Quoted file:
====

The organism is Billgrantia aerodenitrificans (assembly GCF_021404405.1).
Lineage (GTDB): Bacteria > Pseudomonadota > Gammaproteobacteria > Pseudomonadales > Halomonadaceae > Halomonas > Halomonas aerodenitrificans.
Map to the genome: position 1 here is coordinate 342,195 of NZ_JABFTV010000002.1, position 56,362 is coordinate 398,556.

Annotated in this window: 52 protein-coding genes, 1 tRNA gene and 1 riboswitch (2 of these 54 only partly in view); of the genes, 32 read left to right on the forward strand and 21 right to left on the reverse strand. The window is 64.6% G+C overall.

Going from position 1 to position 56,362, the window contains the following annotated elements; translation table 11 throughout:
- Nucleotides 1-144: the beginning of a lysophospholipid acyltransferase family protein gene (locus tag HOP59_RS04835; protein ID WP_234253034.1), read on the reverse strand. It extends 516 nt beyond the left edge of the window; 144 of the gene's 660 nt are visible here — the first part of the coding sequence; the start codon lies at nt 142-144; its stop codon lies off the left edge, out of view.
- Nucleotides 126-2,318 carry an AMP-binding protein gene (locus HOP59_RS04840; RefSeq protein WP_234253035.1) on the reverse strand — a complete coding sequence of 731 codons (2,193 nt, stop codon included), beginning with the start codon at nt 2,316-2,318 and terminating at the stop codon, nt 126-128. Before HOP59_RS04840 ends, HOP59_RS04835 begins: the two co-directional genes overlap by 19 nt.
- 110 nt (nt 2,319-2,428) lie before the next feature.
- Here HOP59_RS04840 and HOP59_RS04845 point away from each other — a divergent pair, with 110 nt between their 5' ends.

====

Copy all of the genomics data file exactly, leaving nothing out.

The organism is Billgrantia aerodenitrificans (assembly GCF_021404405.1).
Lineage (GTDB): Bacteria > Pseudomonadota > Gammaproteobacteria > Pseudomonadales > Halomonadaceae > Halomonas > Halomonas aerodenitrificans.
Map to the genome: position 1 here is coordinate 342,195 of NZ_JABFTV010000002.1, position 56,362 is coordinate 398,556.

Annotated in this window: 52 protein-coding genes, 1 tRNA gene and 1 riboswitch (2 of these 54 only partly in view); of the genes, 32 read left to right on the forward strand and 21 right to left on the reverse strand. The window is 64.6% G+C overall.

Going from position 1 to position 56,362, the window contains the following annotated elements; translation table 11 throughout:
- Nucleotides 1-144: the beginning of a lysophospholipid acyltransferase family protein gene (locus tag HOP59_RS04835; protein ID WP_234253034.1), read on the reverse strand. It extends 516 nt beyond the left edge of the window; 144 of the gene's 660 nt are visible here — the first part of the coding sequence; the start codon lies at nt 142-144; its stop codon lies off the left edge, out of view.
- Nucleotides 126-2,318 carry an AMP-binding protein gene (locus HOP59_RS04840; RefSeq protein WP_234253035.1) on the reverse strand — a complete coding sequence of 731 codons (2,193 nt, stop codon included), beginning with the start codon at nt 2,316-2,318 and terminating at the stop codon, nt 126-128. Before HOP59_RS04840 ends, HOP59_RS04835 begins: the two co-directional genes overlap by 19 nt.
- 110 nt (nt 2,319-2,428) lie before the next feature.
- Here HOP59_RS04840 and HOP59_RS04845 point away from each other — a divergent pair, with 110 nt between their 5' ends.